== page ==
Rule 9. Definition of Civilian Objects

Rule 9. Civilian objects are all objects that are not military objectives.
State practice establishes this rule as a norm of customary international law applicable in both international and non-international armed conflicts. The definition of civilian objects has to be read together with the definition of military objectives: only those objects that qualify as military objectives may be attacked; other objects are protected against attack.
This definition of civilian objects is set forth in Article 52(1) of Additional Protocol I, to which no reservations have been made.[1] At the Diplomatic Conference leading to the adoption of the Additional Protocols, Mexico stated that Article 52 was so essential that it “cannot be the subject of any reservations whatsoever since these would be inconsistent with the aim and purpose of Protocol I and undermine its basis”.[2] The same definition has been used consistently in subsequent treaties, namely in Protocol II, Amended Protocol II and Protocol III to the Convention on Certain Conventional Weapons.[3] Upon signature of the Statute of the International Criminal Court, Egypt declared that the term “civilian objects” in the Statute must be understood in accordance with the definition provided in Additional Protocol I.[4]
Numerous military manuals contain this definition of civilian objects,[5] including those of States not, or not at the time, party to Additional Protocol I.[6]
Although this definition was not included in Additional Protocol II, it has subsequently been incorporated into treaty law applicable in non-international armed conflicts, namely Amended Protocol II to the Convention on Certain Conventional Weapons.[7] This definition of civilian objects is also contained in Protocol III to the Convention on Certain Conventional Weapons, which has been made applicable in non-international armed conflicts pursuant to an amendment of Article 1 of the Convention adopted by consensus in 2001.[8]
This definition of civilian objects is also set forth in military manuals which are applicable in or have been applied in non-international armed conflicts.[9]
No contrary practice was found with respect to either international or non-international armed conflicts in the sense that no other definition of civilian objects has officially been advanced. Some military manuals define civilian objects as “objects that are not used for military purposes”.[10] This definition is not incompatible with this rule but rather underlines the fact that civilian objects lose their protection against attack if they are used for military purposes and, because of such use, become military objectives (see Rule 10).
State practice considers civilian areas, towns, cities, villages, residential areas, dwellings, buildings and houses and schools,[11] civilian means of transportation,[12] hospitals, medical establishments and medical units,[13] historic monuments, places of worship and cultural property,[14] and the natural environment[15] as prima facie civilian objects, provided, in the final analysis, they have not become military objectives (see Rule 10). Alleged attacks against such objects have generally been condemned.[16]
[1] Additional Protocol I, Article 52(1) (adopted by 79 votes in favour, none against and 7 abstentions) (cited in Vol. II, Ch. 2, § 660).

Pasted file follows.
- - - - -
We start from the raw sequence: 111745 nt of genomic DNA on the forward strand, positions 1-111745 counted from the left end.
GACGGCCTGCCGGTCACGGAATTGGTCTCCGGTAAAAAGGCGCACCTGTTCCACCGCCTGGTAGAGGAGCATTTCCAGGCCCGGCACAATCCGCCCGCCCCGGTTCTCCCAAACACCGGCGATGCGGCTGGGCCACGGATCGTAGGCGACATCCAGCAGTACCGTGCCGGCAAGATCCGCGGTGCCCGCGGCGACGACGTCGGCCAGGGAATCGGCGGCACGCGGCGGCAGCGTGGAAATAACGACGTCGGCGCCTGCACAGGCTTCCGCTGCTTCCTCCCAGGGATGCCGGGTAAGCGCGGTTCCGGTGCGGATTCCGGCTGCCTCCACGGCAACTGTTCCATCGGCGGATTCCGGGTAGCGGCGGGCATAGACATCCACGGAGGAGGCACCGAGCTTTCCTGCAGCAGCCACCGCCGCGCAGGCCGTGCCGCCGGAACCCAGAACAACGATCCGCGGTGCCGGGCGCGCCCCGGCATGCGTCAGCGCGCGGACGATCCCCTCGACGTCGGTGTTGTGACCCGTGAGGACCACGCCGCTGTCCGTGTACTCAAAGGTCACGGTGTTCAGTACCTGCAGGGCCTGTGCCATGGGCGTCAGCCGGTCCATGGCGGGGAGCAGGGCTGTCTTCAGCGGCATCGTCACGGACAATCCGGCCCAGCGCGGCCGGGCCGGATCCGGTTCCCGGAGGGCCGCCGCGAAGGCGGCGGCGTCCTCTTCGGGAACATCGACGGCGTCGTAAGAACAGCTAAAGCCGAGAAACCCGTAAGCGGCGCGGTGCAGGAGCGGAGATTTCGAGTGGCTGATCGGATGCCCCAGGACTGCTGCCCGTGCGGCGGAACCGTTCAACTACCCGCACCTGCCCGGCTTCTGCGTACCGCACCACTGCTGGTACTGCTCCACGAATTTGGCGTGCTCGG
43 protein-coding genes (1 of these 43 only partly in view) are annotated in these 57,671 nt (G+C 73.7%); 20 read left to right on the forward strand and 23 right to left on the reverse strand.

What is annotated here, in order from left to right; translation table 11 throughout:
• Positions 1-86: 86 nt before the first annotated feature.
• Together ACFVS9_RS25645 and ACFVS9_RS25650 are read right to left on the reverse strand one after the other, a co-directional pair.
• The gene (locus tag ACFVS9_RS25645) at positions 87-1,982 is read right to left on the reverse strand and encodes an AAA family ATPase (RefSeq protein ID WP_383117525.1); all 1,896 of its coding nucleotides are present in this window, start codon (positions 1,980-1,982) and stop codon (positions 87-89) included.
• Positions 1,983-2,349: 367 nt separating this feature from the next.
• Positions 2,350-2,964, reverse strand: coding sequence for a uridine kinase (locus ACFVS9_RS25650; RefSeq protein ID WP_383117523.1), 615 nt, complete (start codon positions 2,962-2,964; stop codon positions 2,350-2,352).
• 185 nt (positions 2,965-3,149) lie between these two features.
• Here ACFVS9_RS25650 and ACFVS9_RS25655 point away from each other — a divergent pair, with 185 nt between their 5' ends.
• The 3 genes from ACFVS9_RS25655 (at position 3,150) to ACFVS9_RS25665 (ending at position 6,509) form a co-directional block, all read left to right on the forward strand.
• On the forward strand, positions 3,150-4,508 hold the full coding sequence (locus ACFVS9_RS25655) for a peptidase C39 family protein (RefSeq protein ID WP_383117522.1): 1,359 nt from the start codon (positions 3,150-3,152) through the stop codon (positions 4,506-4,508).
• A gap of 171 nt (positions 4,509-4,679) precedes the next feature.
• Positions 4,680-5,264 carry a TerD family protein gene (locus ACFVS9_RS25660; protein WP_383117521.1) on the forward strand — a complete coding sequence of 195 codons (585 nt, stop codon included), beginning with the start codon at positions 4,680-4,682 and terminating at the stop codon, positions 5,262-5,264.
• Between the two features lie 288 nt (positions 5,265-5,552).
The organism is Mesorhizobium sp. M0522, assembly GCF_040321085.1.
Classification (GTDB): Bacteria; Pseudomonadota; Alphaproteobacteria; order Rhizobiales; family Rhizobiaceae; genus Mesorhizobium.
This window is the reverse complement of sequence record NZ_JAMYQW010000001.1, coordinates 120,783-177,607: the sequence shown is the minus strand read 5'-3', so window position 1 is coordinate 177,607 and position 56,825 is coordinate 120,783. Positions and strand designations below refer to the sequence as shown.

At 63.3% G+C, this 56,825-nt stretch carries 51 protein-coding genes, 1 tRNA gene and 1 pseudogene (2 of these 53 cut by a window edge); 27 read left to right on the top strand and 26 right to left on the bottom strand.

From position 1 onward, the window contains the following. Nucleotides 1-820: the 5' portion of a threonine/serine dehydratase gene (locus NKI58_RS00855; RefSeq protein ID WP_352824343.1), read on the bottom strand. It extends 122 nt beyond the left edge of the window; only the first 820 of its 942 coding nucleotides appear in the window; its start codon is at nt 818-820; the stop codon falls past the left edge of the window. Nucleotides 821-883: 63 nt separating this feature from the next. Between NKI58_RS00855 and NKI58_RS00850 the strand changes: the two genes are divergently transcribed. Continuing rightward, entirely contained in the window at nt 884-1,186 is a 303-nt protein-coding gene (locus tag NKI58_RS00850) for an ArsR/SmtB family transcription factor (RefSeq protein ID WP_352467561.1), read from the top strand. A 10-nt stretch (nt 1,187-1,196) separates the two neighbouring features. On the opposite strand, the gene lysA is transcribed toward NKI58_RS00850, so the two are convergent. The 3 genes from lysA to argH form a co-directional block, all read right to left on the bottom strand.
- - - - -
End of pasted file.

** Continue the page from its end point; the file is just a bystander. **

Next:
[2] Mexico, Statement at the Diplomatic Conference leading to the adoption of the Additional Protocols (ibid., § 679).
[3] Protocol II to the Convention on Certain Conventional Weapons, Article 2(5) (ibid., § 661); Amended Protocol II to the Convention on Certain Conventional Weapons, Article 2(7) (ibid., § 661); Protocol III to the Convention on Certain Conventional Weapons, Article 1(4) (ibid., § 662).
[4] Egypt, Declarations made upon signature of the ICC Statute (ibid., § 663).
[5] See, e.g., the military manuals of Argentina, Australia, Cameroon, Canada, Colombia, Kenya, Madagascar, Netherlands, South Africa, Spain, United Kingdom and United States (ibid., § 665), Benin (ibid., § 666), Croatia (ibid., § 667), Ecuador (ibid., § 668), France (ibid., § 669), Italy (ibid., § 670), Sweden (ibid., § 671), Togo (ibid., § 672), United States (ibid., § 673) and Yugoslavia (ibid., § 674).
[6] See, e.g., the military manuals of France (ibid., § 669), Kenya (ibid., § 665), United Kingdom (ibid., § 665) and United States (ibid., § 665).
[7] Amended Protocol II to the Convention on Certain Conventional Weapons, Article 2(7) (ibid., § 661).
[8] Protocol III to the Convention on Certain Conventional Weapons, Article 1(4) (ibid., § 662).
[9] See, e.g., the military manuals of Colombia, Kenya, Madagascar and South Africa (ibid., § 665), Benin (ibid., § 666), Croatia (ibid., § 667), Ecuador (ibid., § 668), Italy (ibid., § 670), Togo (ibid., § 672) and Yugoslavia (ibid., § 674).
[10] See the military manuals of Benin (ibid., § 666), Croatia (ibid., § 667), France (ibid., § 669), Italy (ibid., § 670) and Togo (ibid., § 672).
[11] See the practice cited in ibid., §§ 199–264.
[12] See the practice cited in ibid., §§ 265–315.
[13] See the practice cited in Vol. II, Ch. 7.
[14] See the practice cited in Vol. II, Ch. 12.
[15] See the practice cited in Vol. II, Ch. 14.
[16] See, e.g., the statements of Croatia (cited in Vol. II, Ch. 2, § 145), Egypt (ibid., § 146), EC and its member States, USSR and United States (ibid., § 147), Mozambique (ibid., § 152), Slovenia (ibid., § 155), United Arab Emirates (ibid., § 157) and United Kingdom (ibid., § 159).